To make sending easier, some companies, like Binance.US, offer the ability to send crypto to easy-to-remember Crypto Domains. These domains act like a URL domain, such as .binanceus, where you can easily send or receive crypto without having to remember or input a long, complicated wallet address. So, an addresses can change from a nonsensical string of characters to something as simple as me.binanceus. To learn more about Crypto Domains, click here.
Also, use only a secure, trusted service. Bitcoin’s integrity is protected by its cryptographic encryption, so it’s almost impossible to counterfeit it, and blockchain provides a highly secure transaction recording environment. But if the service you use isn’t secure, all bets are off.
The same goes for your personal information or private keys. If they’re stored with a platform service, your information and key are only as safe as the service is secure. Choose a platform partner wisely.
Tips for keeping your Bitcoin secure
Learning how to send Bitcoin safely is more than just knowing which buttons to click and which data to verify. The security of your Bitcoin — and your entire portfolio — depends on your vigilance and the steps you’re willing to take to keep your data safe.
Implement these suggestions into your security measures as you learn how to send Bitcoin and other cryptocurrencies.
1) Watch out for scams and threats
A giveaway scam involves persuading a victim to send Bitcoin or another cryptocurrency as a donation or with the promise that the victim will receive double or triple the original amount in return.
These types of scams can run from simple — impersonating a trusted individual — to incredibly complex — hacking a verified Twitter account or repurposing footage of a celebrity — all with the intention of separating you from your Bitcoin.
And because blockchain technology is extremely fast and irreversible, once the cryptocurrency leaves your wallet, you forfeit all rights and claims to the funds.
Avoid sending Bitcoin to strangers that promise future value in return — especially if it sounds too good to be true.
Rug pull scams
A rug pull scam (or exit scam) is one in which the creator of a cryptocurrency, NFT, or some other digital asset first convinces others to buy into their product or service.
Once the creator amasses enough funds, they abruptly abandon the project and disappear, keeping the cryptocurrency for themselves and pulling the rug out from underneath the buyers.
Rug pull scams are not unique to the blockchain and have actually been running in one form or another for decades in other financial sectors.
That’s why it’s essential that you learn as much as you can about this type of scam and keep a sharp, skeptical eye on any situation that involves your Bitcoin.
Technical support scams
A technical support scam involves a bad actor posing as a customer service representative of some sort — typically from the platform on which the victim conducts their cryptocurrency activities.
The bad actor will often claim that the victim’s account has been compromised and offer to fix it after the victim verifies their username and password.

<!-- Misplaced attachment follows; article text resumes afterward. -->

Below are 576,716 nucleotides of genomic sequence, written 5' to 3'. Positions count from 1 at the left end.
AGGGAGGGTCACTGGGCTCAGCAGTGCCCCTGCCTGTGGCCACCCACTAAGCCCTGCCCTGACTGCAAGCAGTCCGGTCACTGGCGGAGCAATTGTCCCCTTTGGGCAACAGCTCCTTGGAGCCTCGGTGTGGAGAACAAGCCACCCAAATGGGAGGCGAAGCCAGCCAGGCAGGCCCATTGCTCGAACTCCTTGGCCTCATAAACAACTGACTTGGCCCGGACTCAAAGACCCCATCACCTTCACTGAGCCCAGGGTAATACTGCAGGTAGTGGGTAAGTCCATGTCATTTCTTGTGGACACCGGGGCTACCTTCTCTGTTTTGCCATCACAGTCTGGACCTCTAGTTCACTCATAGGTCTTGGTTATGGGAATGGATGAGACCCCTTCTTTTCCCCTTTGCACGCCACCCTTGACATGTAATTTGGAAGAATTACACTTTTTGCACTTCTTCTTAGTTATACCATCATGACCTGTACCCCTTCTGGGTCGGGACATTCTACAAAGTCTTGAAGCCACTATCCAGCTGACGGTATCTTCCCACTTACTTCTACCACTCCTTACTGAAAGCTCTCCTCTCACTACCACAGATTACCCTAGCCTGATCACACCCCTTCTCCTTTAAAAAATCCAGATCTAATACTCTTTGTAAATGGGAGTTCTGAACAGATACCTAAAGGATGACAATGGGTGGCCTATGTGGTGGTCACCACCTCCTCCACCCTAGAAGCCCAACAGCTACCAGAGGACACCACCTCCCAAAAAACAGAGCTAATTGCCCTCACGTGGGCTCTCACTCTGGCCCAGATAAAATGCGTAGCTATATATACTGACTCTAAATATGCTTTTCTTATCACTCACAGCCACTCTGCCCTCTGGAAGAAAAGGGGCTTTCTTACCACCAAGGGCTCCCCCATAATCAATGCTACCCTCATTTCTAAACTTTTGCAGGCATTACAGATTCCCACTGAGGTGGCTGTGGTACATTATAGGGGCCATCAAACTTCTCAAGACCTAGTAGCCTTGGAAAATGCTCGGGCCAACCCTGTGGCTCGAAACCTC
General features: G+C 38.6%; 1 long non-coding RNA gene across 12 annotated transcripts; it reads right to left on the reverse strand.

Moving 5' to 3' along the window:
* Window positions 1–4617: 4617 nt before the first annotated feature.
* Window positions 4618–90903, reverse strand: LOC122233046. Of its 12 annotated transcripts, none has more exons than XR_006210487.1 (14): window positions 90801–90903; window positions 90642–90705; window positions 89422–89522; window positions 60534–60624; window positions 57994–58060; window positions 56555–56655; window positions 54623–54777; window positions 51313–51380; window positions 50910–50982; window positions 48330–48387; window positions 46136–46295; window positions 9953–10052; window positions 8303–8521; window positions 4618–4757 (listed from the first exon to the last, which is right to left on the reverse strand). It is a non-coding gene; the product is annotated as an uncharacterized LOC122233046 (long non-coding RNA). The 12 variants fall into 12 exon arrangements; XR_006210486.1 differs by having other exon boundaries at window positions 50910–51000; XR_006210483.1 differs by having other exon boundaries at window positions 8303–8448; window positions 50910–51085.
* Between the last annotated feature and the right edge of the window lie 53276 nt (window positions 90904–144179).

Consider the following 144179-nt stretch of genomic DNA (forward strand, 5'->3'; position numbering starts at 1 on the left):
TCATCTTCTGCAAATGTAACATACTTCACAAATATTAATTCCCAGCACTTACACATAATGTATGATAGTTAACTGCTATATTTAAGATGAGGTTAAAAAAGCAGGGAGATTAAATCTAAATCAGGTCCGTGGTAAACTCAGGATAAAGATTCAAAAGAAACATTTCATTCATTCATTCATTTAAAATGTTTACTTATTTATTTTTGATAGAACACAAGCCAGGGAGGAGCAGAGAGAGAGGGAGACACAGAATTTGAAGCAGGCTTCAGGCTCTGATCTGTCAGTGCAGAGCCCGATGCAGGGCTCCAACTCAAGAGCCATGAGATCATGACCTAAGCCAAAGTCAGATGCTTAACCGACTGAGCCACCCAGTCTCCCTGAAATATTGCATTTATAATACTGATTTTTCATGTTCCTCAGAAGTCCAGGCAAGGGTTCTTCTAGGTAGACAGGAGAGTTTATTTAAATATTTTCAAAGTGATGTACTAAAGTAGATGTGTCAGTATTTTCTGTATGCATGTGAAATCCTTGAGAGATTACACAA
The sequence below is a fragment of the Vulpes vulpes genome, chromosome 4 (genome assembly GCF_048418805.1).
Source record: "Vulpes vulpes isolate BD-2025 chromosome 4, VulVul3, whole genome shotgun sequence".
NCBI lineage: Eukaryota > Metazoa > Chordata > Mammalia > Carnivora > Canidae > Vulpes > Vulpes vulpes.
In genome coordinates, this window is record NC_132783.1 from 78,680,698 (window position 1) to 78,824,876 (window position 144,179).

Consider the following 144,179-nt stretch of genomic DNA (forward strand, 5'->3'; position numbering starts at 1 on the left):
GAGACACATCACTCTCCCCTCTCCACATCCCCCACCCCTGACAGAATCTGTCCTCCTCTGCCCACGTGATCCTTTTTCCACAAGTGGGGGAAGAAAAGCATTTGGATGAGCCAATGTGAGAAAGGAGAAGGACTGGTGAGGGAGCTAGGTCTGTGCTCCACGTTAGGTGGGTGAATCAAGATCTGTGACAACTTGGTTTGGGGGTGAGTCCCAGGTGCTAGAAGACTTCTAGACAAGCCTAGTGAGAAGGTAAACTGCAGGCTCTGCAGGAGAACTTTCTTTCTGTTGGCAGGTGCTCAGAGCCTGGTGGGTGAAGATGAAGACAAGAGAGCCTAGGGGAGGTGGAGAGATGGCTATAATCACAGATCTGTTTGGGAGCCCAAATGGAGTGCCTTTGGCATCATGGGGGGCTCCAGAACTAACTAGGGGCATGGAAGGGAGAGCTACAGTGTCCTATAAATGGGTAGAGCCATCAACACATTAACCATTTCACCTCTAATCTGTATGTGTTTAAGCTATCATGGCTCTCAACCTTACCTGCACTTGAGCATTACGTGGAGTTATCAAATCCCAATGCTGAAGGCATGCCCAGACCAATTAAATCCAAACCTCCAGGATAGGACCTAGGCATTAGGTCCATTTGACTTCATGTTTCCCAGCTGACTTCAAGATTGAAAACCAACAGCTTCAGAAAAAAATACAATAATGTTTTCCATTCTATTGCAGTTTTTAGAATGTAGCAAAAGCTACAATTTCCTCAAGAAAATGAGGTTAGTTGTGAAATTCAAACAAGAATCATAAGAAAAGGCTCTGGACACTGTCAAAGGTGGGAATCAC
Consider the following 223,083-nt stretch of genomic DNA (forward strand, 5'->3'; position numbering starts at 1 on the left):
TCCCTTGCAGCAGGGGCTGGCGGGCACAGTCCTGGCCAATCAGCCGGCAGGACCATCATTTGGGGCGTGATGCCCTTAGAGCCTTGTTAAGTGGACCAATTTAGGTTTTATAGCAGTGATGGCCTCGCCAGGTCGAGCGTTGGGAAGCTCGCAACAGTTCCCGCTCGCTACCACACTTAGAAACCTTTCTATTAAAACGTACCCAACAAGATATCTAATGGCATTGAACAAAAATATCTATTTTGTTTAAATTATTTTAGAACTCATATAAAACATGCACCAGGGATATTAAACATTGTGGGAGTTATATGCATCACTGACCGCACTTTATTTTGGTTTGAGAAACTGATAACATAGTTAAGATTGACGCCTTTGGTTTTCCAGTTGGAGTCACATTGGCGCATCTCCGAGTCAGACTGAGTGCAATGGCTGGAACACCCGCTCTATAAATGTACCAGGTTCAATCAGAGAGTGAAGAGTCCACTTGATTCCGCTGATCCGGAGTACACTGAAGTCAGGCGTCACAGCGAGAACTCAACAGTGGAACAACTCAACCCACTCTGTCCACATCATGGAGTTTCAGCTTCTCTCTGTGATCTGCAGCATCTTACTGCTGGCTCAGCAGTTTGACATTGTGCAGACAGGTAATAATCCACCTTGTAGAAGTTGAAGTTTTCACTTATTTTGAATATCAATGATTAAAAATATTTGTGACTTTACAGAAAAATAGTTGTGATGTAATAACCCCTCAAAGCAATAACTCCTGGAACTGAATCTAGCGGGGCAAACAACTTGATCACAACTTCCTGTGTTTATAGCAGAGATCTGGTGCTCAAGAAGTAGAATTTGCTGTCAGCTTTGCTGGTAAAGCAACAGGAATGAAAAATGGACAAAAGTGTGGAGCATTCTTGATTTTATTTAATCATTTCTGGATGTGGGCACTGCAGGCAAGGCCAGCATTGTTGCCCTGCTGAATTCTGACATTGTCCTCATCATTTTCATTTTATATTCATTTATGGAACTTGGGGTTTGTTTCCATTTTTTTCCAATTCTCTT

Should the victim do so, their entire account balance becomes vulnerable, and the bad actor will often transfer the funds out in a matter of minutes while the victim is still unaware.
You can protect yourself against technical support scams by taking the following measures:
- Verify every digital correspondence to ensure the sender isn’t fraudulent
- Never authorize remote access to your computer or laptop
- Always use two-factor authentication (2FA) when setting up your account (more on this later)
- Never share 2FA codes with anyone
- Never give out personal account details in any correspondence
And, if you ever receive an email or phone call claiming there is an issue with your account, contact the official customer support channel listed on the platform’s website first — don’t click any links or dial any phone numbers provided in the email or phone call.
An exchange attack is a direct hack against a crypto platform. Most exchanges have strong security, but it’s still possible for a determined hacker to find a way in and make off with funds.
This highlights the importance of doing your own research before getting involved with any platform and using a hardware wallet to keep your Bitcoin offline (more on this later).
Get-rich-quick scams come in many shapes and sizes — from pyramid schemes to Ponzi schemes to investment fraud. All are designed to prey on the hope of the cryptocurrency holders and their desire to make money.
Ponzi schemes and pyramid scams promise high returns and then use the next round of “investment” — usually at a higher valuation — to pay off the previous set of buyers.
Investment scams, on the other hand, can be more difficult to identify. One example is when an “investment manager” reaches out to an individual with an “incredible investment opportunity” that requires the individual to transfer crypto to an online account or disclose their bank information ASAP in order to receive the profits. Scammers will often have legitimate-looking websites to make it all seem real. But once the individual tries to withdraw money from the platform, either he or she will either be blocked from withdrawing money or only be able to access their money by paying an exorbitant fee.
Even if the price of a project increases rapidly overnight, be wary of pump-and-dump schemes where the cryptocurrency is artificially inflated (pumped) and then sold off en masse (dumped) while retail buyers are still engaged in chasing the upward movement.
Like many of the other scams on this list, get-rich-quick schemes have existed for decades outside the cryptocurrency space. As such, bad actors have had plenty of time to perfect the details.
That doesn’t mean that all projects are fraudulent. It just means that you need to do your own research before getting involved.
Phishing scams are popular ways for thieves to steal all kinds of information. Once they have this information, they can use it to access your accounts — be they of the traditional or cryptocurrency type — and transfer your funds wherever they choose.